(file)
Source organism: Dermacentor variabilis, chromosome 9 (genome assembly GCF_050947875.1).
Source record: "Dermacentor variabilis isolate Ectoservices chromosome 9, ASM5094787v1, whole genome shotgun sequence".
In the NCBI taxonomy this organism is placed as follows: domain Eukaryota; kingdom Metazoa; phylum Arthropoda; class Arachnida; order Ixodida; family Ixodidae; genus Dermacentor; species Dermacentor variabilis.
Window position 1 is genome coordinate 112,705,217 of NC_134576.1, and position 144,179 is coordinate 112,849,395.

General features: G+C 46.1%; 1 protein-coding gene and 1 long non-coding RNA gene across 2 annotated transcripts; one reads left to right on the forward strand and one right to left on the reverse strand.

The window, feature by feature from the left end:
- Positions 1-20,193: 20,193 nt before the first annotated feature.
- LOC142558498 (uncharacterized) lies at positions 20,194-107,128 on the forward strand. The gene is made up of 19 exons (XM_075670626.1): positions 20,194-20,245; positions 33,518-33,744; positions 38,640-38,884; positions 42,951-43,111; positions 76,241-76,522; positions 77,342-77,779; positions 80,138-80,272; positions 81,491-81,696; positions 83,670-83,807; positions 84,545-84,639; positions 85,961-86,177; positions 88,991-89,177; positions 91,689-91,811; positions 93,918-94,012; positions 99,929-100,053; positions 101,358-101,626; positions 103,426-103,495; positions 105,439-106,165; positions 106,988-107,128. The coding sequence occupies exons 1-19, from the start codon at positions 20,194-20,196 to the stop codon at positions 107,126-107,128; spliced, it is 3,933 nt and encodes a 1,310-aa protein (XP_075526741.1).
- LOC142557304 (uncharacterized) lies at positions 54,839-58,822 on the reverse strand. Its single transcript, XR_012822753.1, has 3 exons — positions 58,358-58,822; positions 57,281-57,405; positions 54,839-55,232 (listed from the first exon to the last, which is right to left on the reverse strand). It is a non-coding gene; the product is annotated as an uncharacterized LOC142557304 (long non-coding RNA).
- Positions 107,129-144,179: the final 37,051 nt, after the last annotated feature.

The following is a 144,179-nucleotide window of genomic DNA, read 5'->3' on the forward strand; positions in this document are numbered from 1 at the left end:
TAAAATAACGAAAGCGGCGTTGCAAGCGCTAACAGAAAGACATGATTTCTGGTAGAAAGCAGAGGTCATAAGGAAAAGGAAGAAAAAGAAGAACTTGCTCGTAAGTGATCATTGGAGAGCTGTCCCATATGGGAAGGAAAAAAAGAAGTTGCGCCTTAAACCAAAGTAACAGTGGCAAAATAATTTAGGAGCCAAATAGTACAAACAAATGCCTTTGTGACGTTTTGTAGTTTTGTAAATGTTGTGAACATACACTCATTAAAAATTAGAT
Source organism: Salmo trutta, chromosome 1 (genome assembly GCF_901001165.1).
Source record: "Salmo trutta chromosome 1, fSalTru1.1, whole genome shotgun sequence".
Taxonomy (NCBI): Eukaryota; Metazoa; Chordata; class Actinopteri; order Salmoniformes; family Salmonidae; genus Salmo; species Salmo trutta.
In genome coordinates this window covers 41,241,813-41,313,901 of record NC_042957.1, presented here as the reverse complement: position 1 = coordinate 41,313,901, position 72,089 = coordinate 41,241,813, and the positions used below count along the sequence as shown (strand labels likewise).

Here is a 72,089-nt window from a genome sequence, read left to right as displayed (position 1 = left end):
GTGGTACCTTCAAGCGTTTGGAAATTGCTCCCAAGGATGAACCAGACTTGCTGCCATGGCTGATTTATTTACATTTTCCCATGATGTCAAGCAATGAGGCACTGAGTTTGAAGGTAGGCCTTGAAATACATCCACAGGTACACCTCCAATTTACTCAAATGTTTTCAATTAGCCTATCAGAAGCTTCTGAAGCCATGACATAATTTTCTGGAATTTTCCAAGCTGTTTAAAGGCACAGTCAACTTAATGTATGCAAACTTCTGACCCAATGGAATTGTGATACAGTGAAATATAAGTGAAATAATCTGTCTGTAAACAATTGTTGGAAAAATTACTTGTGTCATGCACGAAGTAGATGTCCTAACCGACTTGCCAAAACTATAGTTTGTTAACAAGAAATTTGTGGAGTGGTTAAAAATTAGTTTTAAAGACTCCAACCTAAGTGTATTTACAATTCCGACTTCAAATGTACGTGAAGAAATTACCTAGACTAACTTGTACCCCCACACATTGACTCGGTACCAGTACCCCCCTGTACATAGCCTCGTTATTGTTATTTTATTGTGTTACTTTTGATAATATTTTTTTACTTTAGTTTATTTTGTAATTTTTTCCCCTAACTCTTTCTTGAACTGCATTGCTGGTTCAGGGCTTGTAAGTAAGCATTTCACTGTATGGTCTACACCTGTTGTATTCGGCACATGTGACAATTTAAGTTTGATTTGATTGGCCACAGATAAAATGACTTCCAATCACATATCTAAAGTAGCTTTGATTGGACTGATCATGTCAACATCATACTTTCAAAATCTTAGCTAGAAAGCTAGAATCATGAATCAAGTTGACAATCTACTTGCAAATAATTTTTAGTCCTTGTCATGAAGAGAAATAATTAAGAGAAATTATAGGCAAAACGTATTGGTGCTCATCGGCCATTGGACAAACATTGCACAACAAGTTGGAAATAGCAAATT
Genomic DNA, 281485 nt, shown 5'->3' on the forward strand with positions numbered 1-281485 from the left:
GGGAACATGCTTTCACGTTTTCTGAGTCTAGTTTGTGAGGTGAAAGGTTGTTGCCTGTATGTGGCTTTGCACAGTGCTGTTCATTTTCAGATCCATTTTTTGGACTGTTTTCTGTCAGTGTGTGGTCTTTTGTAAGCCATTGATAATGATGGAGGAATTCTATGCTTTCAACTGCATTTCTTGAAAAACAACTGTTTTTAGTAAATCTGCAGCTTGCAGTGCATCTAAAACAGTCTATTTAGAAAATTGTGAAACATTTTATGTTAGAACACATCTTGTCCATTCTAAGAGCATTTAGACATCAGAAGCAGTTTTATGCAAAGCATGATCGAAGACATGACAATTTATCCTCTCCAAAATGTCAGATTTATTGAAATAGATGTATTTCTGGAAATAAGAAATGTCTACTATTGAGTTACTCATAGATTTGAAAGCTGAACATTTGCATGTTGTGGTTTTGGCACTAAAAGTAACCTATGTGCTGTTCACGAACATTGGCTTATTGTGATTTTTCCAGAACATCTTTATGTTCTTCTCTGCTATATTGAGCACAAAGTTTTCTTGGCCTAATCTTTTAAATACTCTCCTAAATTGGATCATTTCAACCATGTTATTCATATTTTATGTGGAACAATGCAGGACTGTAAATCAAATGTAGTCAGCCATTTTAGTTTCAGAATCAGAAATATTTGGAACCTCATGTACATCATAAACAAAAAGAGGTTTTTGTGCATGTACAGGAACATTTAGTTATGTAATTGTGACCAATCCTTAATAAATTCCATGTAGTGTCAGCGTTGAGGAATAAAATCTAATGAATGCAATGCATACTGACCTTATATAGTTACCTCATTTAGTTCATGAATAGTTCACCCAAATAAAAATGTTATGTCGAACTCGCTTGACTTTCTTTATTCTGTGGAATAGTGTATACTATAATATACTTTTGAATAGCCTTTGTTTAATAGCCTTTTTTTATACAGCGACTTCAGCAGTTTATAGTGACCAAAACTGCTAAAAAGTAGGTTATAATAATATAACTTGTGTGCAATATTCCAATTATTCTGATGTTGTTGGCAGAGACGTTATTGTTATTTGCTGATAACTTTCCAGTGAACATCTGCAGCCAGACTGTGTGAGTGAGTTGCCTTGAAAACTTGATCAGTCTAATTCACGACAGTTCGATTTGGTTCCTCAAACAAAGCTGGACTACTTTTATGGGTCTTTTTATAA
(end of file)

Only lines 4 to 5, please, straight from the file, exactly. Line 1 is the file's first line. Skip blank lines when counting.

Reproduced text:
Window position 1 is genome coordinate 112,705,217 of NC_134576.1, and position 144,179 is coordinate 112,849,395.

General features: G+C 46.1%; 1 protein-coding gene and 1 long non-coding RNA gene across 2 annotated transcripts; one reads left to right on the forward strand and one right to left on the reverse strand.